Perez v. Curry et al, No. 4:2006cv05437 - Document 7 (N.D. Cal. 2008)

Court Description: ORDER Denying Petition For Writ of Habeas Corpus re 1 Petition for Writ of Habeas Corpus filed by Anthony Perez. Signed by Judge Phyllis J. Hamiltion on 12/8/08. (Attachments: # 1 Certificate of Service)(fj, COURT STAFF) (Filed on 12/8/2008)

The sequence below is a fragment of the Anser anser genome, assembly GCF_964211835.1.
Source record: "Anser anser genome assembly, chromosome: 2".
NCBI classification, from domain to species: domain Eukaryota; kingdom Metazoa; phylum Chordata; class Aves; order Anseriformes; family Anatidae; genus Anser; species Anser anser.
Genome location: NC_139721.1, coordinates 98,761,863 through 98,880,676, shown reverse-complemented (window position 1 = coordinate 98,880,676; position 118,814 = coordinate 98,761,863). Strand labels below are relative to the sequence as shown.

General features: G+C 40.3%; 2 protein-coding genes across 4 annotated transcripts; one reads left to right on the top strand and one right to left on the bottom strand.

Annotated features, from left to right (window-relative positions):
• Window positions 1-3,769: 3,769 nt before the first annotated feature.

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Perez v. Curry et al Doc. 7 1 2 3 4 5 6 7 NOT FOR CITATION 8 UNITED STATES DISTRICT COURT 9 NORTHERN DISTRICT OF CALIFORNIA ANTHONY PEREZ, 11 For the Northern District of California United States District Court 10 No. C 06-5437 PJH (PR) Petitioner, 12 ORDER DENYING PETITION FOR WRIT OF HABEAS CORPUS vs. 13 14 15 B. CURRY, Warden, and BOARD OF PRISON TERMS, Respondents. / 16 17 This is a habeas corpus case filed by a state prisoner pursuant to 28 U.S.C. § 2254. 18 The petition is directed to a denial of parole. 19 The court ordered respondent to show cause why the writ should not be granted. 20 Respondent has filed an answer and a memorandum of points and authorities in support of 21 it, and has lodged exhibits with the court. Petitioner has responded with a traverse. For 22 the reasons set forth below, the petition will be denied. 23 BACKGROUND 24 Petitioner pled guilty in Orange County Superior Court to a charge of murder in the 25 second degree. In 1986, he was sentenced to a term of fifteen years to life in state prison. 26 In 2005, the Board of Prison Terms (“Board”) held petitioner’s seventh parole suitability 27 hearing, during which petitioner was represented and given an opportunity to be heard. At 28 the conclusion of the hearing, the Board found petitioner to be unsuitable for parole. 1 (Answer, Ex. D at 48-51). The Board based its decision upon the nature of the commitment 2 offense, petitioner’s criminal history, and the opposition of the district attorney to parole. 3 (Id.) 4 5 6 7 8 9 11 For the Northern District of California United States District Court 10 12 13 The Board summarized the facts of the commitment offense as follows: On July 27th, 1985, Manuel Galvan was walking down the street that the Delhi street gang claimed as their area. Galvan approached Perez and some of the other members of the Delhi gang for a cigarette. Perez and the others inquired about what gang Galvan claimed and he denied any gang affiliation. Mr. Galvan stated that he had a cousin who was a Loper gang member. Perez and three of the other gang members beat and kicked Galvan. Perez and his girlfriend then entered a house. While his girlfriend showered, Perez went outside to see if the police had come. Perez saw Galvan slowly walking down the street. Perez picked up a two by four and hit Galvan in the head. Mr. Galvan fell unconscious and died of blunt force trauma to the head. (Id. at 6-7 (internal quotations and citations omitted).) Following the parole hearing, petitioner filed a petition for writ of habeas corpus in 14 superior court, which denied the petition in a reasoned decision on February 1, 2006. 15 (Answer Ex. E (In re Perez, M-10798 (Orange County Sup. Ct., Feb. 1, 2006)).) Petitioner 16 subsequently sought relief in the court of appeal and the state supreme court, both of which 17 summarily denied his petitions. (Answer Ex. F (In re Perez, G036891 (Cal. Ct. App., April 18 6, 2006)) and Ex. G (In re Perez, S142586 (Cal., June 21, 2006)).) Thereafter, petitioner 19 filed this federal petition for a writ of habeas corpus. Respondent does not dispute that the 20 petition is timely and presents claims that were exhausted in state court. The petition is 21 submitted for a decision on the merits. 22 23 STANDARD OF REVIEW A district court may not grant a petition challenging a state conviction or sentence on 24 the basis of a claim that was reviewed on the merits in state court unless the state court's 25 adjudication of the claim: "(1) resulted in a decision that was contrary to, or involved an 26 unreasonable application of, clearly established Federal law, as determined by the 27 Supreme Court of the United States; or (2) resulted in a decision that was based on an 28 unreasonable determination of the facts in light of the evidence presented in the State court 2 1 proceeding." 28 U.S.C. § 2254(d). The first prong applies both to questions of law and to 2 mixed questions of law and fact, Williams (Terry) v. Taylor, 529 U.S. 362, 407-09 (2000), 3 while the second prong applies to decisions based on factual determinations, Miller-El v. 4 Cockrell, 537 U.S. 322, 340 (2003). For the Northern District of California United States District Court 5 A state court decision is “contrary to” Supreme Court authority, that is, falls under the 6 first clause of § 2254(d)(1), only if “the state court arrives at a conclusion opposite to that 7 reached by [the Supreme] Court on a question of law or if the state court decides a case 8 differently than [the Supreme] Court has on a set of materially indistinguishable facts.” 9 Williams (Terry), 529 U.S. at 412-13. A state court decision is an “unreasonable application 10 of” Supreme Court authority, falls under the second clause of § 2254(d)(1), if it correctly 11 identifies the governing legal principle from the Supreme Court’s decisions but 12 “unreasonably applies that principle to the facts of the prisoner’s case.” Id. at 413. The 13 federal court on habeas review may not issue the writ “simply because that court concludes 14 in its independent judgment that the relevant state-court decision applied clearly 15 established federal law erroneously or incorrectly.” Id. at 411. Rather, the application must 16 be “objectively unreasonable” to support granting the writ. See id. at 409. 17 “Factual determinations by state courts are presumed correct absent clear and 18 convincing evidence to the contrary.” Miller-El, 537 U.S. at 340. This presumption is not 19 altered by the fact that the finding was made by a state court of appeals, rather than by a 20 state trial court. Sumner v. Mata, 449 U.S. 539, 546-47 (1981); Bragg v. Galaza, 242 F.3d 21 1082, 1087 (9th Cir.), amended, 253 F.3d 1150 (9th Cir. 2001). A petitioner must present 22 clear and convincing evidence to overcome § 2254(e)(1)'s presumption of correctness; 23 conclusory assertions will not do. Id. 24 Under 28 U.S.C. § 2254(d)(2), a state court decision “based on a factual 25 determination will not be overturned on factual grounds unless objectively unreasonable in 26 light of the evidence presented in the state-court proceeding.” Miller-El, 537 U.S. at 340; 27 see also Torres v. Prunty, 223 F.3d 1103, 1107 (9th Cir. 2000). 28 When, as here, there is no reasoned opinion from the highest state court to consider 3 1 the petitioner’s claims, the court looks to the last reasoned opinion. See Ylst v. 2 Nunnemaker, 501 U.S. 797, 801-06 (1991); Shackleford v. Hubbard, 234 F.3d 1072, 1079, 3 n. 2 (9th Cir.2000). Thus, in order to determine whether the state court decisions were 4 contrary to, or an unreasonable application of, clearly established federal law, the court in 5 this case looks to the opinion of the superior court denying the state habeas petition. 6 (Answer Ex. E.) 7 DISCUSSION 8 As grounds for federal habeas relief, petitioner asserts that: (1) his due process For the Northern District of California United States District Court 9 rights were denied when on April 27, 2005, the Board denied him parole for the seventh 10 time based on the circumstances of his crime; and (2) the denial violated his plea 11 agreement. 12 I. Due Process in Parole Suitability Determinations 13 A. 14 The Ninth Circuit has determined that a California prisoner with a sentence of a term Some Evidence Standard of Judicial Review 15 of years to life with the possibility of parole has a protected liberty interest in release on 16 parole and therefore a right to due process in the parole suitability proceedings. See 17 McQuillion v. Duncan, 306 F.3d 895, 902 (9th Cir. 2002) (citing Board of Pardons v. Allen, 18 482 U.S. 369 (1987); Greenholtz v. Inmates of Nebraska Penal & Corr. Complex, 442 U.S. 19 1 (1979)). See also Irons v. Carey, 505 F.3d 846, 851 (9th Cir.), reh’g and reh’g en banc 20 denied, 506 F.3d 951 (9th Cir. 2007); Sass v. California Board of Prison Terms, 461 F.3d 21 1123, 1127-28 (9th Cir. 2006), reh’g and reh’g en banc denied, No. 05-16455 (9th Cir. Feb. 22 13, 2007); Biggs v. Terhune, 334 F.3d 910, 915-16 (9th Cir. 2003). 23 A parole board's decision satisfies the requirements of due process if “some 24 evidence” supports the decision. Sass, 461 F.3d at 1128-29 (adopting some evidence 25 standard for disciplinary hearings outlined in Superintendent v. Hill, 472 U.S. 445, 454-55 26 (1985)). See also Irons, 505 F.3d at 851. “To determine whether the some evidence 27 standard is met ‘does not require examination of the entire record, independent 28 assessment of the credibility of witnesses, or weighing of the evidence. Instead, the 4 1 relevant question is whether there is any evidence in the record that could support the 2 conclusion reached’” by the parole board. Sass, 461 F.3d at 1128 (quoting Hill, 472 U.S. at 3 455-56). The “some evidence standard is minimal, and assures that ‘the record is not so 4 devoid of evidence that the findings of the . . . board were without support or otherwise 5 arbitrary.’” Id. at 1129 (quoting Hill, 472 U.S. at 457). For the Northern District of California United States District Court 6 Respondent contends that an inmate is entitled to only minimal protections to satisfy 7 due process in a parole proceeding. Citing Greenholtz, Respondent contends that due 8 process in state parole procedures is satisfied merely if they afford the inmate an 9 opportunity to be heard and a decision informing him why he did not qualify for parole 10 release. The Ninth Circuit, however, has held that requiring less than the some evidence 11 standard “would violate clearly established federal law because it would mean that a state 12 could interfere with a liberty interest - that in parole - without support or in an otherwise 13 arbitrary manner.” Sass, 461 F.3d at 1129. Thus, the some evidence standard of 14 Superintendent v. Hill is clearly established law in the context of parole denial for purposes 15 of federal habeas review. Ibid. 16 B. 17 In assessing whether the Board’s denial of parole was supported by some evidence, State Regulations Governing Parole Suitability 18 the court’s “analysis is framed by the statutes and regulations governing parole suitability 19 determinations in the relevant state.” Irons, 505 F.3d at 851 (citing Biggs, 334 F.3d at 915). 20 “Accordingly, here we must look to California law to determine the findings that are 21 necessary to deem a prisoner unsuitable for parole, and then must review the record in 22 order to determine whether the state court decision holding that these findings were 23 supported by ‘some evidence’ in [petitioner’s] case constituted an unreasonable application 24 of the ‘some evidence’ principle articulated in Hill, 472 U.S. at 454.” Id. 25 Under California law, “[t]he Board must determine whether a prisoner is presently 26 too dangerous to be deemed suitable for parole based on the ‘circumstances tending to 27 show unsuitability’ and the ‘circumstances tending to show suitability’ set forth in Cal. Code. 28 Regs., tit.15 § 2402(c)-(d).” Id. 5 For the Northern District of California United States District Court 1 Title fifteen, section 2402, of the California Code of Regulations sets forth the criteria 2 for determining whether an inmate is suitable for release on parole. The circumstances 3 tending to show that a prisoner is unsuitable include the following: (1) the commitment 4 offense, where the offense was committed in “an especially heinous, atrocious or cruel 5 manner;” (2) the prisoner's previous record of violence; (3) “a history of unstable or 6 tumultuous relationships with others;” (4) commission of “sadistic sexual offenses;” (5) “a 7 lengthy history of severe mental problems related to the offense;” and (6) “serious 8 misconduct in prison or jail.” Cal. Code. Regs., tit. 15 § 2402(c). The circumstances 9 tending to show that a prisoner is suitable for parole include the following: (1) the prisoner 10 has no juvenile record; (2) the prisoner has experienced reasonably stable relationships 11 with others; (3) the prisoner has shown remorse; (4) the prisoner committed his crime as 12 the result of significant stress in his life; (5) the prisoner suffered from Battered Woman 13 Syndrome at the time of committing the crime; (6) the prisoner lacks any significant history 14 of violent crime; (7) the prisoner’s present age reduces the risk of recidivism; (8) the 15 prisoner “has made realistic plans for release or has developed marketable skills that can 16 be put to use upon release;” and (9) institutional activities “indicate an enhanced ability to 17 function within the law upon release.” Cal. Code. Regs., tit. 15 § 2402(d). 18 C. 19 Petitioner argues that the Board improperly relied on the unchanging circumstances 20 of the commitment offense and his prior history to find him unsuitable for parole. Petitioner 21 relies on Biggs, where the Ninth Circuit suggested in dicta that sole reliance on the 22 commitment offense could raise “serious questions” about a state prisoner’s liberty interest 23 in parole. See Biggs, 334 F.3d at 916-17. Biggs upheld the initial denial of a parole 24 release date based solely on the nature of the crime and the prisoner's conduct before 25 incarceration, but cautioned that the value of the criminal offense fades over time as a 26 predictor of parole suitability: “The Parole Board's decision is one of ‘equity’ and requires a 27 careful balancing and assessment of the factors considered. . . . A continued reliance in 28 the future on an unchanging factor, the circumstance of the offense and conduct prior to Biggs Challenge 6 1 imprisonment, runs contrary to the rehabilitative goals espoused by the prison system and 2 could result in a due process violation.” Biggs, 334 F.3d at 916-17. 3 4 that the circumstances of the offense and conduct prior to imprisonment constituted some 5 evidence to support the Parole Board’s decision.” Sass, 461 F.3d at 1126 (citing Biggs, 6 334 F.3d at 917). See Biggs, 334 F.3d at 916 (“As in the present instance, the parole 7 board’s sole supportable reliance on the gravity of the offense and conduct prior to 8 imprisonment to justify denial of parole can be initially justified as fulfilling the requirements 9 set forth by state law.”). For the Northern District of California 10 United States District Court As the Ninth Circuit noted in Sass, “Biggs affirmed a denial of parole after holding The Ninth Circuit has expressed competing views on Biggs in subsequent panel 11 decisions. In Sass, the Ninth Circuit held that evidence of Sass’s prior offenses and the 12 gravity of his commitment offenses constituted some evidence to support the Board’s 13 decision. 461 F.3d at 1129. Acknowledging the cautionary statements in Biggs concerning 14 the potential for a due process violation by continued reliance in the future on immutable 15 factors, Sass criticized that part of the opinion as improper speculation about how future 16 parole hearings could proceed. Ibid. 17 In Irons, however, the Ninth Circuit echoed the concern raised in Biggs and 18 expressed its “hope that the Board will come to recognize that in some cases, indefinite 19 detention based solely on an inmate’s commitment offense, regardless of the extent of his 20 rehabilitation, will at some point violate due process, given the liberty interest in parole that 21 flows from the relevant California statutes.” Irons, 505 F.3d at 854 (citing Biggs, 334 F.3d 22 at 917). Although the court determined that the Board’s unsuitability finding was supported 23 by “some evidence” that Irons’s crime was especially cruel and callous, the Irons panel 24 pointed out that in the cases holding that sole reliance on the commitment offense did not 25 violate due process, namely, Irons, Sass and Biggs, “the decision was made before the 26 inmate had served the minimum number of years required by his sentence.” Irons, 505 27 F.3d at 852-54. Irons reasoned that due process was not violated when these prisoners 28 were deemed unsuitable for parole “prior to the expiration of their minimum terms,” even if 7 1 they had demonstrated substantial evidence of rehabilitation. Id. at 854. For the Northern District of California United States District Court 2 Recently, the Ninth Circuit held rehearing en banc in Hayward v. Marshall, 512 F.3d 3 536 (9th Cir.), reh’g en banc granted, 527 F.3d 797 (9th Cir. 2008), which presented a state 4 prisoner’s due process habeas challenge to the denial of parole. The three-judge Hayward 5 panel had concluded that the gravity of the commitment offense had no predictive value 6 regarding the petitioner’s suitability for parole, and held that the governor’s reversal of 7 parole was not supported by some evidence and resulted in a due process violation. 512 8 F.3d at 546-47. The Ninth Circuit has not yet issued an en banc decision in Hayward; since 9 holding rehearing en banc on June 24, 2008, the Ninth Circuit has ordered briefing on the 10 questions, inter alia, whether the order granting rehearing en banc should be vacated and 11 submission of the matter deferred, pending the California Supreme Court's decisions in In 12 re Lawrence, No. S154018 and In re Shaputis, No. S155872, both of which cases were 13 argued on June 4, 2008. Hayward v. Marshall, No. 06-55392, slip op. at 2 (9th Cir. July 10, 14 2008). 15 Unless or until the en banc court overrules the holdings of the earlier Ninth Circuit 16 panel decisions in Biggs, Sass and Irons, these cases hold that California’s parole scheme 17 creates a federally protected liberty interest in parole and therefore a right to due process 18 which is satisfied if some evidence supports the Board’s parole suitability decision. Sass, 19 461 F.3d at 1128-29. These cases also hold that the Board may rely on immutable events, 20 such as the nature of the conviction offense and pre-conviction criminality, to find that the 21 prisoner is not currently suitable for parole, Sass, 461 F.3d at 1129. Biggs and Irons further 22 suggest, however, that over time, the commitment offense and pre-conviction behavior 23 become less reliable predictors of danger to society such that repeated denial of parole 24 based solely on immutable events, regardless of the extent of rehabilitation during 25 incarceration, could violate due process at some point after the prisoner serves the 26 minimum term on his sentence. See Irons, 505 F.3d at 853-54. 27 28 Petitioner has failed to establish the predicate for his Biggs claim. For one thing, petitioner’s parole was not denied solely because of the circumstances of his offense and 8 For the Northern District of California United States District Court 1 his prior criminal record, but also because of the objection of the district attorney to his 2 release. In any event, even assuming for purposes of this discussion that Biggs and Irons 3 recognized an abstract due process right not to have parole repeatedly denied on the basis 4 of the facts of one’s crime and one’s criminal history, and in the face of extensive evidence 5 of rehabilitation, and also assuming arguendo that the right was violated in petitioner’s 6 case, petitioner still cannot obtain relief on this theory, because as there is no clearly- 7 established United States Supreme Court authority recognizing a “Biggs claim.” The state 8 courts’ rulings therefore could not be contrary to, or an unreasonable application of, clearly- 9 established Supreme Court authority within the meaning of 28 U.S.C. § 2254(d)(1). 10 D. 11 At petitioner’s 2005 parole suitability hearing, the Board considered several factors Some Evidence of Parole Unsuitability 12 favoring petitioner’s suitability for parole, including petitioner’s favorable institutional 13 behavior, lack of discipline since 1987, lack of gang activity or affiliation, participation in AA, 14 and positive parole plans.1 (Answer Ex. D at 41-43, 49-51.) However, the Board denied 15 parole based on the finding that these positive factors were outweighed by the following 16 factors indicating unsuitability: (1) the commitment offense was carried out in an especially 17 cruel manner; (2) petitioner had a past record of violence and escalating criminal conduct; 18 and (3) the district attorney opposed parole. (Id. at 48-51.) In reviewing the Board’s 19 decision, the superior court held that “some evidence” in the record supported both the 20 unsuitability factors as well as the conclusion that such factors outweighed the factors in 21 favor of granting parole. (Answer Ex. E at 2-4.) a. 22 Commitment Offense 23 The regulations provide that the Board may consider the following factors in 24 determining whether the commitment offense was “especially heinous, atrocious or cruel:” 25 (A) multiple victims were attacked, injured or killed in the same or separate incidents; 26 27 28 1 A psychiatric evaluation indicated that petitioner would present a higher than ordinary risk of danger to society if released, but the Board chose not to rely on this evaluation. (Answer Ex. D at 49-50.) 9 1 (B) the offense was carried out in a dispassionate and calculated manner, such as an 2 execution-style murder; (C) the victim was abused, defiled or mutilated during or after the 3 offense; (D) the offense was carried out in a manner which demonstrates an exceptionally 4 callous disregard for human suffering; (E) the motive for the crime is inexplicable or very 5 trivial in relation to the offense. Cal. Code Regs., tit. 15 § 2402(c)(1). For the Northern District of California United States District Court 6 Petitioner did not dispute the description of the crime as read by the Board, which 7 was based on the 2004 “Life Crime Summary” prepared by the probation department. 8 (Answer Ex. D at 6-7.) That description indicates that the victim was abused during the 9 offense insofar as petitioner was part of a group of gang members who initially beat and 10 kicked the victim before petitioner eventually killed him. (Id. at 6.) The crime also evinces 11 callous disregard for the victim’s suffering insofar as petitioner pursued and killed the 12 unarmed victim after the attack had ceased and the victim had already been injured, and 13 while the victim was walking away. (Id.) In addition, the motive for the crime was 14 exceedingly trivial in that petitioner’s suspicion that the victim was simply a member of a 15 rival gang hardly provides any conceivable basis for petitioner to kill him. (Id.) 16 17 b. Prior History Petitioner was nineteen years old at the time of the offense, and as a result his prior 18 criminal history consisted of his juvenile record. Petitioner was arrested at age fifteen for 19 robbery, and petitioner was ultimately convicted of battery. (Id. at 8.) He was placed in 20 juvenile detention and then on probation. (Id.) Subsequently petitioner was arrested for 21 being a minor in possession of alcohol, and then for attempted murder, attempted robbery 22 and possession of a dangerous weapon, in violation of his probation. (Id.) Petitioner was 23 convicted of possession of a deadly weapon and violating probation, and he was detained 24 for 120 days. (Id.) At age seventeen, petitioner was arrested again, and he was convicted 25 of attempted burglary and detained. (Id.) Petitioner was a member of the Delhi street gang 26 from the age of thirteen, as were most of his friends, and he had been using drugs and 27 alcohol since the age of twelve. (Id. at 9-10.) This record contains at least some evidence 28 to support the Board’s findings of a past “record of violence,” an “escalating pattern of 10 1 criminal conduct,” and a “history of unstable relationships with others.” (Id. at 49.) In 2 addition, petitioner’s failure on probation on multiple occasions supported the Board’s 3 conclusion that petitioner “did not profit from society’s previous attempts in juvenile 4 probation and juvenile camp.” (Id.) 5 c. 6 A member of the Orange County District Attorney’s Office opposed granting parole. 7 (Id. at 40.) He agreed that petitioner had made progress while in prison. (Id.) However, he 8 believed from his experience as a prosecutor of gang-related offenses that the offense, in 9 which petitioner killed an unarmed victim in front of a group of gang members, indicated 10 that petitioner was attempting to demonstrate to the gang “a lifetime loyalty.” (Id.) 11 For the Northern District of California United States District Court District Attorney’s Opposition In sum, contrary to petitioner’s claim that the Board’s decision violated his right to 12 due process, the record contains some evidence to support the Board’s finding that 13 petitioner presented a risk of danger to others if released. The evidence in the record 14 showed that the commitment offense was especially cruel, petitioner had a history of 15 escalating violence, instability and an inability to profit from probation, and the prosecutor 16 opposed release on parole. Thus, the state courts’ denial of habeas relief on petitioner’s 17 due process claim was neither contrary to nor an unreasonable application of clearly 18 established federal law. 19 II. 20 Breach of Plea Bargain Petitioner contends that by denying him parole the Board has breached his plea 21 bargain, because it is in effect treating him as if he had been convicted of first-degree 22 murder. The plea bargain called for a sentence of fifteen years to life, and that is what 23 petitioner received. Although plaintiff contends he is being punished as if he had pleaded 24 to first-degree murder, he in fact is receiving the parole considerations that his fifteen-to-life 25 sentence entitles him. First degree murder is punishable by death, life without parole, or a 26 term of twenty-five years to life. Cal. Penal Code § 190(a). If petitioner had been convicted 27 of first-degree murder, he would not even yet be receiving consideration for parole. 28 This claim is without merit. The state courts’ rejection of petitioner’s argument was 11 1 not contrary to, or an unreasonable application of, clearly established Supreme Court 2 authority. 3 CONCLUSION 4 The petition for a writ of habeas corpus is DENIED. The clerk shall close the file. 5 IT IS SO ORDERED. 6 Dated: December 8 , 2008. 7 PHYLLIS J. HAMILTON United States District Judge 8 9 11 For the Northern District of California United States District Court 10 12 13 14 15 16 17 18 19 20 21 22 G:\PRO-SE\PJH\HC.06\PEREZ437.deny.wpd 23 24 25 26 27 28 12